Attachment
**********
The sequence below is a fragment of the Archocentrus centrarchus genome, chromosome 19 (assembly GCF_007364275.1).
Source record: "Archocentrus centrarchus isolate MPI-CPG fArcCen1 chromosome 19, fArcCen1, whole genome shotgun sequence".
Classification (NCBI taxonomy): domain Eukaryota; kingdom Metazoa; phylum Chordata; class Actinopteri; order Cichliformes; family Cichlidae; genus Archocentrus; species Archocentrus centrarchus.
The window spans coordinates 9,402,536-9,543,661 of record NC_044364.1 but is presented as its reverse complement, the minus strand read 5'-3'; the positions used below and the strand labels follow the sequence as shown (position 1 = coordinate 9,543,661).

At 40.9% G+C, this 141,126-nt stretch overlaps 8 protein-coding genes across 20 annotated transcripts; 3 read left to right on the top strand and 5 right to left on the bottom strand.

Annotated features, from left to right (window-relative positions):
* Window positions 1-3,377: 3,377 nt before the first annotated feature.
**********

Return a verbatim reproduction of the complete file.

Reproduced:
The sequence below is a fragment of the Archocentrus centrarchus genome, chromosome 19 (assembly GCF_007364275.1).
Source record: "Archocentrus centrarchus isolate MPI-CPG fArcCen1 chromosome 19, fArcCen1, whole genome shotgun sequence".
Classification (NCBI taxonomy): domain Eukaryota; kingdom Metazoa; phylum Chordata; class Actinopteri; order Cichliformes; family Cichlidae; genus Archocentrus; species Archocentrus centrarchus.
The window spans coordinates 9,402,536-9,543,661 of record NC_044364.1 but is presented as its reverse complement, the minus strand read 5'-3'; the positions used below and the strand labels follow the sequence as shown (position 1 = coordinate 9,543,661).

At 40.9% G+C, this 141,126-nt stretch overlaps 8 protein-coding genes across 20 annotated transcripts; 3 read left to right on the top strand and 5 right to left on the bottom strand.

Annotated features, from left to right (window-relative positions):
* Window positions 1-3,377: 3,377 nt before the first annotated feature.